And even all the military work that’s gone into, for example, remdesivir. Remdesivir, a lot of that initial research was done by the military. And so, the government agents is already doing this. So it begs the question, why can’t we go a bit further, and at least for pandemic preparedness and situations like this get the basic research, and get it made through to some kind of almost ready end product that can atleast be adapted as needed. Now, I’m not saying that the public sector is going to solve every problem either, but we do need an alternative mechanism because we can’t just then provide all the incentives to the industry all at once and throw money away. I mean, there was an announcement yesterday to… Because as there’s a lot of nationalism that’s going around into the drug supply.

So there’s this company, Flow, that has been given lots of money. It’s an unheard of company. And it’s got almost potentially up to $800 million that’s going to be thrown at it. And this is what the government is doing, the US government. And I think that money could be better spent if we build these infrastructures. At the moment, the way it works is everything that the public invests, whether it’d be through the government, it ends up in private hands and they decide what they do with it. We’ve seen that with some of the treatments that had actually being tested and approved, like Gilead’s remdesivir.

All public money that went into it to drive it forward, but then it rest with Gilead’s hands in terms of how it’s going to be taken forward. And I think if we look back in history, back to after the Second World War or during the Second World War, when there was a real public investment into real public health needs and other aspects that were in the public benefit, that system really did drive what was really needed in the market, and private actors responded to that. Today, we’ve left it completely in the hands of the private pharmaceutical sector.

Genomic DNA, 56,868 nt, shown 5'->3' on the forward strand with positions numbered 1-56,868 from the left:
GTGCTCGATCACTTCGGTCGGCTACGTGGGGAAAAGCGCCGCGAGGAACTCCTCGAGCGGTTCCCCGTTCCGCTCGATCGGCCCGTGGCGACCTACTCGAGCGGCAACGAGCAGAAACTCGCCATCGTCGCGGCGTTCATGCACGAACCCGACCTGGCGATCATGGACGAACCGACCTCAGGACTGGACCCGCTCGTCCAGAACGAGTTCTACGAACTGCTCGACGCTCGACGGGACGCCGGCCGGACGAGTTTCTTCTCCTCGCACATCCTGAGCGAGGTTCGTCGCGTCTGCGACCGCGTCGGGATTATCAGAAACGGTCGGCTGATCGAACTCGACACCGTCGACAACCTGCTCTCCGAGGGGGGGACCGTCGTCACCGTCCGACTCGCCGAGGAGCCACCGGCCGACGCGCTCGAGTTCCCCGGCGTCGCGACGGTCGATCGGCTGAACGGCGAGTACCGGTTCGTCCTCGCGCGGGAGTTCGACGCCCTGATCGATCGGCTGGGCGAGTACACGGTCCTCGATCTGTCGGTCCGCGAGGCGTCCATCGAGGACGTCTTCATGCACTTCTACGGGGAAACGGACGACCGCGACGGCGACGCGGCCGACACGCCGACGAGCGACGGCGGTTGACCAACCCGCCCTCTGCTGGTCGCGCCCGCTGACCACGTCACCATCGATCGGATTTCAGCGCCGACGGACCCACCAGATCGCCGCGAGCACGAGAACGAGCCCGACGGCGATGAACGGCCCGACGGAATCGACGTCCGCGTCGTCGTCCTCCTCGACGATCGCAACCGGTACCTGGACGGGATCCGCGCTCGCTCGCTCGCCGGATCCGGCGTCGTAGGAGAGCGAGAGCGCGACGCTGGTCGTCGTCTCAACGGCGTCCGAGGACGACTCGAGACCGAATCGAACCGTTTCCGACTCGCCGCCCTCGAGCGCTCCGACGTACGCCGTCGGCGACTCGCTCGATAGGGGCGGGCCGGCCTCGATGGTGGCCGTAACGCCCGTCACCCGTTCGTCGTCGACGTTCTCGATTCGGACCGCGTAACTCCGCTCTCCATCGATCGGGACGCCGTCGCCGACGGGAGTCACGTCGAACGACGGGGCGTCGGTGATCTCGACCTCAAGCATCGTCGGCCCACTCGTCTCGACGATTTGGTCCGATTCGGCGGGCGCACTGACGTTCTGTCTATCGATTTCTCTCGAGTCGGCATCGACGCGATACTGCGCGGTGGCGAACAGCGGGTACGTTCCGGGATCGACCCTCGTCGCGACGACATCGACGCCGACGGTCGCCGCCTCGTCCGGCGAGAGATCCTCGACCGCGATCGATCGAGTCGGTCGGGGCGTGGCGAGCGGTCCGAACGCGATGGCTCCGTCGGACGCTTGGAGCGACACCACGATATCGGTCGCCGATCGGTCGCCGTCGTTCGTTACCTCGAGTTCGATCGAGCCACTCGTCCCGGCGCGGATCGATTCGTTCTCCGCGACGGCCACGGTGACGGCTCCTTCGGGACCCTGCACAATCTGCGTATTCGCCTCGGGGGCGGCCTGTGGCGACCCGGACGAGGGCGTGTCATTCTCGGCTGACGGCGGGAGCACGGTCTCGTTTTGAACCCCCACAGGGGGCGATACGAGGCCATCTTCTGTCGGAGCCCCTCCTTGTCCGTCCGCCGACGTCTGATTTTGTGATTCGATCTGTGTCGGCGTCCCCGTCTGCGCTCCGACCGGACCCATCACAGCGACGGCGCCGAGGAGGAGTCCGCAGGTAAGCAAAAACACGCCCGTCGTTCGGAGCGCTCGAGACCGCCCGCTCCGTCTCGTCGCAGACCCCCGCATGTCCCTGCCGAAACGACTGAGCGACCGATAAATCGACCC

Jessyn Farrell:

And so, if you were to deliver a message to policy makers who are listening to this show, what specific things should we change going forward, maybe particularly around the patent system or transparency? What would you suggest?

Tahir Amin:

Well, I think first of all, we need to know all the government dollars and the types of research that are going on on all the different types of disease. I think at the moment, you get bits of information, but it’s very hard to find what’s going on, how much is going in from government funding. I think we need to also change the way you can get patents in terms of what is really deemed an invention. Because a lot of patents that get granted are repeat knowledge, but applied in slightly different way. And so, what it does, it keeps locking that knowledge down in different ways. And I think we need to raise the bar in terms of what is considered inventive to get a patent. And by doing so, I think we’ll open up a lot more research space.